The fifth characteristic is the ability to handle relationships. The person needs to recognize their own needs as well as the needs of the other person. They need to find a balance where both sets of needs is met as fully as possible (Hybels & Weaver, 2007). If the person is always bending to meet all the needs of another person and neglecting their own needs, they are not going to be satisfied with the relationship for long. On the other hand, if the person ignores the other person's needs and only fulfills their own needs, the other person is not going to be satisfied for long.

With an understanding of how barriers, culture, gender, and emotional intelligence effect communication, a person is more able to communicate effectively and have fulfilling relationships. If these things are ignored, communication breaks down and a person can become isolated.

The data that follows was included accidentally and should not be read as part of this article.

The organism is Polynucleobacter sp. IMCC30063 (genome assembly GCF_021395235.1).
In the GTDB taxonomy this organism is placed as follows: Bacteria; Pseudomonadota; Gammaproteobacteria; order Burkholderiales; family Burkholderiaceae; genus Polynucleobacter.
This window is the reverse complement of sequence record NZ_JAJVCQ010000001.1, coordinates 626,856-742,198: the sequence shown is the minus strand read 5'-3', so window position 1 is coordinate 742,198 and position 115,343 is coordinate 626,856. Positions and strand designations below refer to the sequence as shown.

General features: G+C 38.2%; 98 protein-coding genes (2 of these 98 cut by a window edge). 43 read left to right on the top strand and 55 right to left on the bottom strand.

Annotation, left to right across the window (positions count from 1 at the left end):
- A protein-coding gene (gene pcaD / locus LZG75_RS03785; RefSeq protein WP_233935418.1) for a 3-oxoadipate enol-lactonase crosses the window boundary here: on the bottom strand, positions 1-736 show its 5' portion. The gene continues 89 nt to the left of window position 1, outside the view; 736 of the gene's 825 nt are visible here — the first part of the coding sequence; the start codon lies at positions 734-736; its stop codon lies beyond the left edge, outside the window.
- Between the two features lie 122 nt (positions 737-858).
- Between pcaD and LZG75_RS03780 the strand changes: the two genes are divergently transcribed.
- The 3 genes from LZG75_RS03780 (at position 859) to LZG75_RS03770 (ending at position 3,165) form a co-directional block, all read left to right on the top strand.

Hybels, S., Weaver, R. (2007) Communicating Effectively 8th Edition, McGraw Hill Publishing



Nichol marie from The Country-Side on May 03, 2011:

Great hub and very useful thanks for writing

Apostle Jack from Atlanta Ga on May 03, 2011:

Step by step.

Reynold Jay from Saginaw, Michigan on May 03, 2011:

Lots of good thoughts here. Being a tacher , it remeinded me of many of my students over the many years. I enjoyed this very much. You have this laid out beautifully and it is easy to understand. Keep up the great HUBS. Up one and Useful. Hey! I'm now your fan! RJ